In July 2002, we bought a 2003 silver Toyota Corolla.
It’s been a good car and we drove it. A lot. Over 134,000 miles.
Last week, we had it at the dealership and found out that the gas tank is corroding. It’s not leaking yet, but will soon. The cost of the repair is expensive enough that we have decided to retire the car.
We have decided to donate the car to charity. We have begun to make the arrangements and will probably be able to turn over the car by the end of the week.
Daughter T has graciously given us permission to use the car she inherited from Grandma as a second car for now, so we are holding off on getting a replacement.
My dream is to replace it with a fully electric, plug-in vehicle. I am very interested in the Chevy Bolt, which will appear late this year or early next. We’ll have to see if we like it when it becomes available to test-drive and what it would take for us to install a charging station at our home.
Meanwhile, we say good-bye to our car of fourteen years, longer than we have ever owned a car. Thanks for your service and for getting us safely and economically from there to there. Many, many, many times over.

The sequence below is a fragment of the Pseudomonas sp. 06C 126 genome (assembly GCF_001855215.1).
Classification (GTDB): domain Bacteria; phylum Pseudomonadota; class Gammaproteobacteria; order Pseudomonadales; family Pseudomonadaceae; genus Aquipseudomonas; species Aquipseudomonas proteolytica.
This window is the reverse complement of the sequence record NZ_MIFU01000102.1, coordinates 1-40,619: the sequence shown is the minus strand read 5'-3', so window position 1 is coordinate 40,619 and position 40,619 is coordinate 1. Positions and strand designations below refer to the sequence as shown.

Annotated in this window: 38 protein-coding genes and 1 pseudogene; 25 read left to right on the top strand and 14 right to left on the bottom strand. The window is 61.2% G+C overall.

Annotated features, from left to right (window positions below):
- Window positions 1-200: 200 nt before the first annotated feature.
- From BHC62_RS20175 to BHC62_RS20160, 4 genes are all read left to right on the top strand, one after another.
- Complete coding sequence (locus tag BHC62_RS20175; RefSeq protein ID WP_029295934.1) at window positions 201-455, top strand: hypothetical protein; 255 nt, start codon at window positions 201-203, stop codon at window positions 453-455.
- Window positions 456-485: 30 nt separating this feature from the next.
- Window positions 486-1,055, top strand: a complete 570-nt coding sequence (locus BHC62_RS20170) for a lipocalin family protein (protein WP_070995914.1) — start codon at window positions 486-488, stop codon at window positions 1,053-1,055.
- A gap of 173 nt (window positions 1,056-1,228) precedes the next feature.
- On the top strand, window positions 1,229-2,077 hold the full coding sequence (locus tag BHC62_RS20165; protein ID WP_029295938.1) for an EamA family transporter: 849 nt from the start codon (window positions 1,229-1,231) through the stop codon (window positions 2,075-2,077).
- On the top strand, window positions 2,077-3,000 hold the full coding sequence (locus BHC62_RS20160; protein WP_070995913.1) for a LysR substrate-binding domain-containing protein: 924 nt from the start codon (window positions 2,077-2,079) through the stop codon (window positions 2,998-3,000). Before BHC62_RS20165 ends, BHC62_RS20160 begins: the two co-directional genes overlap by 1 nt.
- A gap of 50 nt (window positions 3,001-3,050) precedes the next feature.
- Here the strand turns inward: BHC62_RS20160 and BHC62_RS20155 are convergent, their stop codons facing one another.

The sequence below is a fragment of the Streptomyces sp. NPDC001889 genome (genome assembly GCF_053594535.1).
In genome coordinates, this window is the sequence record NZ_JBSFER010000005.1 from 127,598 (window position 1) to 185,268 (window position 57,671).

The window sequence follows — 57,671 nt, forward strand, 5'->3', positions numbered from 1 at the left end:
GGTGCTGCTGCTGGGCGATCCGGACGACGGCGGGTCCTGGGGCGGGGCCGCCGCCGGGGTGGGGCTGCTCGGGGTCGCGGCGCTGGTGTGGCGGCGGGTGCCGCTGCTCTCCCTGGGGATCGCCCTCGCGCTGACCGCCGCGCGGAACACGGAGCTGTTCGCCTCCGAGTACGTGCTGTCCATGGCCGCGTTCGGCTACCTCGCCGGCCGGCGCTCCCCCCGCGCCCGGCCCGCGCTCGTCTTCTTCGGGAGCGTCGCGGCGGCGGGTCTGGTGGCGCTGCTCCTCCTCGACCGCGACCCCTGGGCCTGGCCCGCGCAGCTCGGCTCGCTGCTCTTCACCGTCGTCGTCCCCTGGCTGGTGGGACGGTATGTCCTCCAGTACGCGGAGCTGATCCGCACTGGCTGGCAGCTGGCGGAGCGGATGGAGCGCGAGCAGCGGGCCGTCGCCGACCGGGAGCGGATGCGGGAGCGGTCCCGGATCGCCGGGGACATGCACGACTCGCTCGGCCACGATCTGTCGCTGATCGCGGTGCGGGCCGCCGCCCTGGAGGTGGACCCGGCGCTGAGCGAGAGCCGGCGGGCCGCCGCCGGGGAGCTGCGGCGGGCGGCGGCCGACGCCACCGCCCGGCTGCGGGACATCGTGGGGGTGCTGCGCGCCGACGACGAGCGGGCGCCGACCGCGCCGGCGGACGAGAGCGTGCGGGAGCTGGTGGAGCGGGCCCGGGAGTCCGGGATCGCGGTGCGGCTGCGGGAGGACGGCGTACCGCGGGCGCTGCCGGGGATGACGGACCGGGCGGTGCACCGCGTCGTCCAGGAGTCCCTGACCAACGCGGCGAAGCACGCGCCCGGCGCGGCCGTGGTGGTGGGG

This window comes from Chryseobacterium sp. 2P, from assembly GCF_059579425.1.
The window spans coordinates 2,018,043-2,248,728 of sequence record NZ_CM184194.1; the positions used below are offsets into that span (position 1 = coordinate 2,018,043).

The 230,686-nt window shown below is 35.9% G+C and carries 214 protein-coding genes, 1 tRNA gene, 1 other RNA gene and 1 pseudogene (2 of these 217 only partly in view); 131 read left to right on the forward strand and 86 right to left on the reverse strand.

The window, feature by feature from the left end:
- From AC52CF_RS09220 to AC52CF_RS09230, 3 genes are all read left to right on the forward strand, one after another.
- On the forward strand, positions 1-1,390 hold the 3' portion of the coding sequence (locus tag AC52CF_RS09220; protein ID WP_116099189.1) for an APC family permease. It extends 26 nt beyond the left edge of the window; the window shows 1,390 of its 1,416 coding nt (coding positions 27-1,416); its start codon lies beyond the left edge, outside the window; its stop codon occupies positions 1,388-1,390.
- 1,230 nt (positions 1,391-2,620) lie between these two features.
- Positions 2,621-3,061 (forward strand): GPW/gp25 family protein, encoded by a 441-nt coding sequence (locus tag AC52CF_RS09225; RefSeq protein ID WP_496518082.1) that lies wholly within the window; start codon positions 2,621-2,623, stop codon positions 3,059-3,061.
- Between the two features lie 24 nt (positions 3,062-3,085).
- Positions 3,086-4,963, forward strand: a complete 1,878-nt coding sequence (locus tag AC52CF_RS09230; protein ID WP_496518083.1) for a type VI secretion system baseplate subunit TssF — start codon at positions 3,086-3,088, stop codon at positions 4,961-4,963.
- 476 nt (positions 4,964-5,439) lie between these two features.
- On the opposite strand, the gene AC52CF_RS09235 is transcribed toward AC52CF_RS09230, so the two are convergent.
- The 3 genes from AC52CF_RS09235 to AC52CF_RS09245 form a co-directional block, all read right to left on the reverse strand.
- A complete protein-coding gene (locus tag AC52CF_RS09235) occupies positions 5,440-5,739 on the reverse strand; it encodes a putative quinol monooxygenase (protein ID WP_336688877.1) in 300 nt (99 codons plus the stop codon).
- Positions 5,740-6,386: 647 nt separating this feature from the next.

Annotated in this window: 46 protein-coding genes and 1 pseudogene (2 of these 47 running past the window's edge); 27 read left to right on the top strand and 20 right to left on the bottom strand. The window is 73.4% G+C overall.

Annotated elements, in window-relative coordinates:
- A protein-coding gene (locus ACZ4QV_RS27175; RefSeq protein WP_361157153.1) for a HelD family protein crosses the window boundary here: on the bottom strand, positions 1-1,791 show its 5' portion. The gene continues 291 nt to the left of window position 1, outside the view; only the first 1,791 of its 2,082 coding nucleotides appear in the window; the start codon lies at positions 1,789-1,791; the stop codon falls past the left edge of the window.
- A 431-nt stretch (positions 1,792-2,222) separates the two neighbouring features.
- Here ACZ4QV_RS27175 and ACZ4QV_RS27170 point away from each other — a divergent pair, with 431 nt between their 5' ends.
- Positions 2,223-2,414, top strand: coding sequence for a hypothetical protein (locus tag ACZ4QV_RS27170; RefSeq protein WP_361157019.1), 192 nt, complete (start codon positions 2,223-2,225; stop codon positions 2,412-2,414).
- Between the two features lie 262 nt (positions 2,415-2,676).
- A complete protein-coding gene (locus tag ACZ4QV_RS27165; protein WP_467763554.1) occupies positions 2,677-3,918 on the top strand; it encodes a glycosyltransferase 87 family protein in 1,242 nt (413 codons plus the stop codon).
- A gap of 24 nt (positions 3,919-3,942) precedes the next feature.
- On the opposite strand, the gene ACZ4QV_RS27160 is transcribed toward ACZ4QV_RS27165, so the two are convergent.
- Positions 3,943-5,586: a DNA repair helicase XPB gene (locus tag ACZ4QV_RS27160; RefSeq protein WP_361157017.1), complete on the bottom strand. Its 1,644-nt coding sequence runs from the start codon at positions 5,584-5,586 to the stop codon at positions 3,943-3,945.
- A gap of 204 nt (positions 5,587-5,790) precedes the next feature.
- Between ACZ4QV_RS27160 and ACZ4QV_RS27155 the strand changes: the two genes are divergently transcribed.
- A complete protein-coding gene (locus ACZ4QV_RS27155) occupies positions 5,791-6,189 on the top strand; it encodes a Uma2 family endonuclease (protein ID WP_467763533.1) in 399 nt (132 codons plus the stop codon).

A little over two years ago, I posted this poem about my friend K’s cancer diagnosis. It subsequently appeared in an anthology that raised funds for a UK charity.
Today, we received the sad news that she had passed away.
Rest in peace, K.
March 25th, 2016 was Good Friday.
So was March 25th, 2005.
The only reason I remember that fact was that that was the day my friend Angie died.
When she died after fighting cancer for over four years, both of B’s parents were still alive. His dad died in July, 2005, also from cancer; his mom, on Tuesday of Holy Week, just a few days before the 11th anniversary of Angie’s death.
In the early morning hours of March 25th, when I couldn’t sleep, I visited the website of the the charity that Angie’s family established in her memory. I always make a donation on March 25th and on October 25th, which was Angie’s birthday.
This year, the paypal link was broken, so I emailed to ask about it.
Her eldest son sent me a reply and set about getting the link fixed. He also sent me a wonderful photo of his daughter, whose middle name is Angeline, after the grandmother she will never meet on this earth. In the photo, she has a marker in her tiny hand. She may be an artist, like Angie.
Life goes on.